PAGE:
mAdapt is a new app currently being co-developed by an alumna and two students of the department of maternal and child health at the UNC Gillings School of Global Public Health.
[Photo: Left to right are Ms. Rebeccah Bartlett, Ms. Zainab Alidina and Ms. Hannah Rackers]
The mobile app uses cell phone technology to provide refugees with fast answers to questions about pressing reproductive health needs. Users can search for information by location and/or language, and the app will connect them with accessible health-care services near their current location.
The developers from the Gillings School are Ms. Rebeccah Bartlett, a recent alumna, and second-year graduate students Ms. Zainab Alidina and Ms. Hannah Rackers. Ms. Bartlett, Ms. Alidina and Ms. Rackers are members of the project’s executive team. Ms. Shahrzad Rouhani, another alumna of the UNC Gillings maternal and child health department, serves as a project consultant.
This group worked with four other alumni and current students of the University of North Carolina at Chapel Hill who contributed interdisciplinary skills in communications, GIS mapping, entrepreneurship, business and law.
“We knew how important it was to find team members with different skills and experiences and actively sought collaborators from outside the School of Public Health to help diversify our approach,” said Ms. Bartlett. “We also asked for advice from across the UNC faculties and departments to fill gaps in our knowledge and ensure we had a design built on evidence and best practice.”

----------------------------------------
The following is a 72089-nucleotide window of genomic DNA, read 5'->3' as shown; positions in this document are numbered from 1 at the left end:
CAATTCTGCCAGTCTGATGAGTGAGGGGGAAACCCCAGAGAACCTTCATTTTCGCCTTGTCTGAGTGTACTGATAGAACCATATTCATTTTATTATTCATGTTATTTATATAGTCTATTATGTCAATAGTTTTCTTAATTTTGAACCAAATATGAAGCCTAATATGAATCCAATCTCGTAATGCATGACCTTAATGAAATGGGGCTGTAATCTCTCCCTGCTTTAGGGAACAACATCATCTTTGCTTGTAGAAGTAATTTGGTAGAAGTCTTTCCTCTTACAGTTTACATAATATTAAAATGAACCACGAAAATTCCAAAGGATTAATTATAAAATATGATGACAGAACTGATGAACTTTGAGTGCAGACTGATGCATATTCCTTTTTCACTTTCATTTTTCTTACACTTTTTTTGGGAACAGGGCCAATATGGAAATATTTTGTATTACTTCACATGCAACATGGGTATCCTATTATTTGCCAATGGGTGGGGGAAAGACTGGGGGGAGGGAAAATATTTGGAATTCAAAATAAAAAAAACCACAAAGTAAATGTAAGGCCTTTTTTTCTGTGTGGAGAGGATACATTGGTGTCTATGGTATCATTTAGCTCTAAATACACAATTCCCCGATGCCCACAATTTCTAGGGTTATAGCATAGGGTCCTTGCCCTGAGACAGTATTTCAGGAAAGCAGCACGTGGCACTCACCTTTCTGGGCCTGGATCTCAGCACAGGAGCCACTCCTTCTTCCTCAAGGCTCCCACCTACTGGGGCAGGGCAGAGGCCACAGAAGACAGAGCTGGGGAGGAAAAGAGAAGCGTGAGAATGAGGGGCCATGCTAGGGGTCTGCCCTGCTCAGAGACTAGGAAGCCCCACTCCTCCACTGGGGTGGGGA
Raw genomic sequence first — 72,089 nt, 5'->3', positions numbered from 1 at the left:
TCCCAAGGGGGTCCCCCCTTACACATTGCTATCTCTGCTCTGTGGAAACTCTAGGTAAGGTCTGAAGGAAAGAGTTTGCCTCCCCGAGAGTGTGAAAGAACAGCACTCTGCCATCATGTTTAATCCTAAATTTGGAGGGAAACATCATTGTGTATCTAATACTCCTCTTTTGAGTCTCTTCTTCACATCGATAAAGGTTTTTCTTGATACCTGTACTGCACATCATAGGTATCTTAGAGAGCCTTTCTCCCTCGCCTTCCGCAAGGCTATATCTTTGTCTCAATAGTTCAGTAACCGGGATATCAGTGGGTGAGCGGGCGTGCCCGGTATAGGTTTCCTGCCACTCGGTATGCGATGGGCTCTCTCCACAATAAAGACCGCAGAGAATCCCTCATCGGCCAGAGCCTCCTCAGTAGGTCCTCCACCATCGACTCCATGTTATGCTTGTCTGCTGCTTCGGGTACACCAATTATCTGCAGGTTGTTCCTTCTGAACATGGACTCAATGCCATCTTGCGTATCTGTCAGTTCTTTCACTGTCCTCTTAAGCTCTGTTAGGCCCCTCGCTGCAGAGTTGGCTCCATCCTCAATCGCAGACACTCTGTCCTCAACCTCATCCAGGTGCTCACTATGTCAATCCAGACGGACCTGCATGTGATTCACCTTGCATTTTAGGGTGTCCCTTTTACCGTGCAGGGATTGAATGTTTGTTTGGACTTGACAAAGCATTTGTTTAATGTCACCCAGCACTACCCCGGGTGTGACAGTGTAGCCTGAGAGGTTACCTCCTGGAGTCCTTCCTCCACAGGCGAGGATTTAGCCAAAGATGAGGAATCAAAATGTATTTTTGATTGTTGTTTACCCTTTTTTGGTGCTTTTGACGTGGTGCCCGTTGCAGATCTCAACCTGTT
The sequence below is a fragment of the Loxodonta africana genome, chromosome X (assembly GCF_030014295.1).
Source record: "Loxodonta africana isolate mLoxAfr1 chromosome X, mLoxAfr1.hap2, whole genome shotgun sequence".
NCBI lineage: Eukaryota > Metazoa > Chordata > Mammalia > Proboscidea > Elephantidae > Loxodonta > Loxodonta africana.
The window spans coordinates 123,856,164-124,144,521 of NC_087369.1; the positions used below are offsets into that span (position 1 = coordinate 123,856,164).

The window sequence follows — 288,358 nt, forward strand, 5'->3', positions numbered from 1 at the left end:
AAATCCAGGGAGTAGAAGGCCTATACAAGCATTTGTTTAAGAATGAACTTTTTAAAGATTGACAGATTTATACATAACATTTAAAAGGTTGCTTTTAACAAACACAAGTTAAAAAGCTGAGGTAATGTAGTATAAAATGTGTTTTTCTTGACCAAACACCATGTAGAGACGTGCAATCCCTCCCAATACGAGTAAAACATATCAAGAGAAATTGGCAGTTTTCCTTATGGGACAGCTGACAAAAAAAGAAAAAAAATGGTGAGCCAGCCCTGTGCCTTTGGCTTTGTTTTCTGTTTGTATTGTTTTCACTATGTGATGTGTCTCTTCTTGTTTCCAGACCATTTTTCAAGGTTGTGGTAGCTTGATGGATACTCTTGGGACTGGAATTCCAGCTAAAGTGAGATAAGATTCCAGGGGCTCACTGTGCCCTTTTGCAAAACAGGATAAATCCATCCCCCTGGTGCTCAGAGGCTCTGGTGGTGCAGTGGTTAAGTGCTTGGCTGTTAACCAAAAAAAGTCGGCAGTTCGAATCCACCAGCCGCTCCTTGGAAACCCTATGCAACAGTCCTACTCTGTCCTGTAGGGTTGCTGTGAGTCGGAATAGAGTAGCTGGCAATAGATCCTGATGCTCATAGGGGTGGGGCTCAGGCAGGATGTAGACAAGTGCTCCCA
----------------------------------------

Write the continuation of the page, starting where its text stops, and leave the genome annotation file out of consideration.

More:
The developers were motivated to create the app because, globally, one in every 113 people currently is seeking asylum, is internally displaced within their country of origin or is living as a refugee in another country. Among these individuals, some of the most vulnerable are women and girls, who may lack access to basic family planning services and pre- and postnatal care.
“Refugee services are chronically underfunded,” Ms. Bartlett added. “Those which attempt to address women and girls’ health directly are even more so. mAdapt helps create a shortcut to knowledge about care options and maps need as the refugees themselves see it. In the long term, this will not only benefit refugees but also the host communities that support them as they adjust to their new lives.”
In addition to connecting refugees with services, mAdapt also will collect de-identified data about app users to help inform future public health and policy development. By mapping which services are being sought in which global locations, the developers hope to improve health-care delivery and reduce wasted resources.
“This project is a terrific example of the skill, innovation and dedication of our past and present students,” said Dr. Carolyn Halpern, professor and chair of maternal and child health at the Gillings School “We are so proud of their work to improve the health of women around the globe.”
To learn more about the mAdapt project, visit www.madapt.org.